Your services page doesn’t have to be too long, but it should be impactful. I highly recommend listing pricing on your services page, so only qualified clients reach out.
If you don’t want to list a single price, you could also do a range, like what I do here:
So, here’s the thing — freelance UX writing portfolios are pretty different from full-time job UX writing portfolios.
That’s because clients don’t care about your process, but employers do.
Your potential client isn't a UX writer. Spending time explaining your UX writing process goes over their head and wastes precious time to sell the deal.
And because it’s likely your potential client isn’t a UX writer, your time is better spent using your portfolio case studies to quickly and visually show your track record of solving problems similar to theirs.
If you want to dive deeper into this idea, read my lesson on why clients don’t care about your UX writing process.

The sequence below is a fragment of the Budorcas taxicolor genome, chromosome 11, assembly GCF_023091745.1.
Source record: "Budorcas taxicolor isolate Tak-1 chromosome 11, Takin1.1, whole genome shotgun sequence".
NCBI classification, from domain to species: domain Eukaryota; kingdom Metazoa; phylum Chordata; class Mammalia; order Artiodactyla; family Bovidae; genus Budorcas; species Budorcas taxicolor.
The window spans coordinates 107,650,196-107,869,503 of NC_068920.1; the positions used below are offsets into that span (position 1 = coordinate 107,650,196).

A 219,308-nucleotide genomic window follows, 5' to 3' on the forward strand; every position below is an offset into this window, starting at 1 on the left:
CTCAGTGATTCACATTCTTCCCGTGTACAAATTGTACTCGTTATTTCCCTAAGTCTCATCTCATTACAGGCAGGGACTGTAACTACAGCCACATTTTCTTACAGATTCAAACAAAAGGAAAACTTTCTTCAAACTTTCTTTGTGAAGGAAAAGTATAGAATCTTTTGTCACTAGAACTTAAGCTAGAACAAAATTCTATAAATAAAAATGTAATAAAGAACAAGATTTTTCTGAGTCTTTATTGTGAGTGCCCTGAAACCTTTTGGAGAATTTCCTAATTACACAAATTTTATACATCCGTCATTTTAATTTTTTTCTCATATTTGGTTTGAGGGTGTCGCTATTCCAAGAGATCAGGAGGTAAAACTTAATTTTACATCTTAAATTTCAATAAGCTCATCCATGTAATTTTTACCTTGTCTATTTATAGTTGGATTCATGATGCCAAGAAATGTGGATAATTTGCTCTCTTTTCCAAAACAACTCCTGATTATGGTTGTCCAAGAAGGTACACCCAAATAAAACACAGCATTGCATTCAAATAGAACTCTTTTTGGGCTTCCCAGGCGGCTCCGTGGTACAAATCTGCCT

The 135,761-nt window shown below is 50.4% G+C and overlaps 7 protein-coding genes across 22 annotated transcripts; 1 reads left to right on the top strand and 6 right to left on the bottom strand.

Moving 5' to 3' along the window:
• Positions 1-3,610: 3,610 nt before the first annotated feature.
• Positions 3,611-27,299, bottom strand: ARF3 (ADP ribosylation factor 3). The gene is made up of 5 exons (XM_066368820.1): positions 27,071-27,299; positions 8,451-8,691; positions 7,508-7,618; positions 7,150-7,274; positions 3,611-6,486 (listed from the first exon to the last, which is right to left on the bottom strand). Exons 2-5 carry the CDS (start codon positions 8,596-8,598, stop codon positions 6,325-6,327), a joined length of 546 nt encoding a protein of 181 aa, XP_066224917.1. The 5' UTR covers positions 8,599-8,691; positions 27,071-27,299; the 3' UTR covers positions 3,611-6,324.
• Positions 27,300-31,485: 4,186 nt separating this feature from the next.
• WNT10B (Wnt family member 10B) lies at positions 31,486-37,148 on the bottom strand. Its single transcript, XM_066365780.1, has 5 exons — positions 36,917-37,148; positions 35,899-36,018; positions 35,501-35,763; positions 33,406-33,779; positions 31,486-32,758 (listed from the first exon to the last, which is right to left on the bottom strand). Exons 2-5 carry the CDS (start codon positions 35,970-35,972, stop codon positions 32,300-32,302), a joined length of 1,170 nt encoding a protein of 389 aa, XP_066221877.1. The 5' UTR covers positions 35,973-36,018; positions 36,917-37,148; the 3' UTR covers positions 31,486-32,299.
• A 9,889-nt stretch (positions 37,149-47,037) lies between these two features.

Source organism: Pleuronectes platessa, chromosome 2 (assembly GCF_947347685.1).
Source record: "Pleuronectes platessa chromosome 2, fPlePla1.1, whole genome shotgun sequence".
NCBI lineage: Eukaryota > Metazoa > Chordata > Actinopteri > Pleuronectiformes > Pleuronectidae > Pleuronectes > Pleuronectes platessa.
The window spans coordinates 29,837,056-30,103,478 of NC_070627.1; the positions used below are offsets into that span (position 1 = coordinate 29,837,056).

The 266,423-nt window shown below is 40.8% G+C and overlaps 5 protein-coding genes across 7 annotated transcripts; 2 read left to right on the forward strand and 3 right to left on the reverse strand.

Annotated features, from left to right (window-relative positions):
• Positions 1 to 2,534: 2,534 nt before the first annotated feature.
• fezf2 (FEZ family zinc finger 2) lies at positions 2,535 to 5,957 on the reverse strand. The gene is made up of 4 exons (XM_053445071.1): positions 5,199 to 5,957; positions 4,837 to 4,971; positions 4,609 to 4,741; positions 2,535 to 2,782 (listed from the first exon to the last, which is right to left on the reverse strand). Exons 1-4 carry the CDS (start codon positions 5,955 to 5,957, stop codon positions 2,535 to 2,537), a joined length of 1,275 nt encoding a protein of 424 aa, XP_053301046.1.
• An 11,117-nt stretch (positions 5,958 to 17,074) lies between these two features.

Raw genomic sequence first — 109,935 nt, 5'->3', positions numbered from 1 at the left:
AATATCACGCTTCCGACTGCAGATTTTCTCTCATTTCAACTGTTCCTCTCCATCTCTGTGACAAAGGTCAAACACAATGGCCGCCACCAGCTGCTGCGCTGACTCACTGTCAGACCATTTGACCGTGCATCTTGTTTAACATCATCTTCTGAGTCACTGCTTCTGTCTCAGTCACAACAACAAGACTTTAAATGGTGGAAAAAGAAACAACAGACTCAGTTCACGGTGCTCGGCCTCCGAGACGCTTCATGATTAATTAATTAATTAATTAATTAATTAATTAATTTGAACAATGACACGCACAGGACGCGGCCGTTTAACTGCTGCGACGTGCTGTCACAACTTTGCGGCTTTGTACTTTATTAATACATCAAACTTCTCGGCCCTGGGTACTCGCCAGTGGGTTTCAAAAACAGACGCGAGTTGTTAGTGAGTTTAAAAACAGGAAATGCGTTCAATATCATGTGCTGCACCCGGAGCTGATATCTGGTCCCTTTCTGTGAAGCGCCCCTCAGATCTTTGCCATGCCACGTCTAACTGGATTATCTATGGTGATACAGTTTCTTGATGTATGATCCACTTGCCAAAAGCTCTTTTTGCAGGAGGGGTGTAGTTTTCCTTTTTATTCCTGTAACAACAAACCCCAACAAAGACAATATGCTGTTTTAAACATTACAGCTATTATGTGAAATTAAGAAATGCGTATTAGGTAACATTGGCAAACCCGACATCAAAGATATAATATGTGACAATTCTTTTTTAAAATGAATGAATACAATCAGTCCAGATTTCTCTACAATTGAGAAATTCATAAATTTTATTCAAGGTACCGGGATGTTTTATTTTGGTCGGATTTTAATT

So, what does a client-friendly UX writing case study look like? It’s overview-based, and follows this formula:
To make a stupid-simple UX writing case study, follow this formula:
- O – Overview: A brief introduction to your project, giving someone only enough context for the case study to not be confusing
- H – Hypothesis: Simply state your hypothesis from the project
- I – Implementation: Briefly describe one or two tidbits from your content design process that show off your content design chops. This could be how you used a legal insight to write a line of microcopy, your involvement in user research, etc. Also, include a nice big photo of your work here.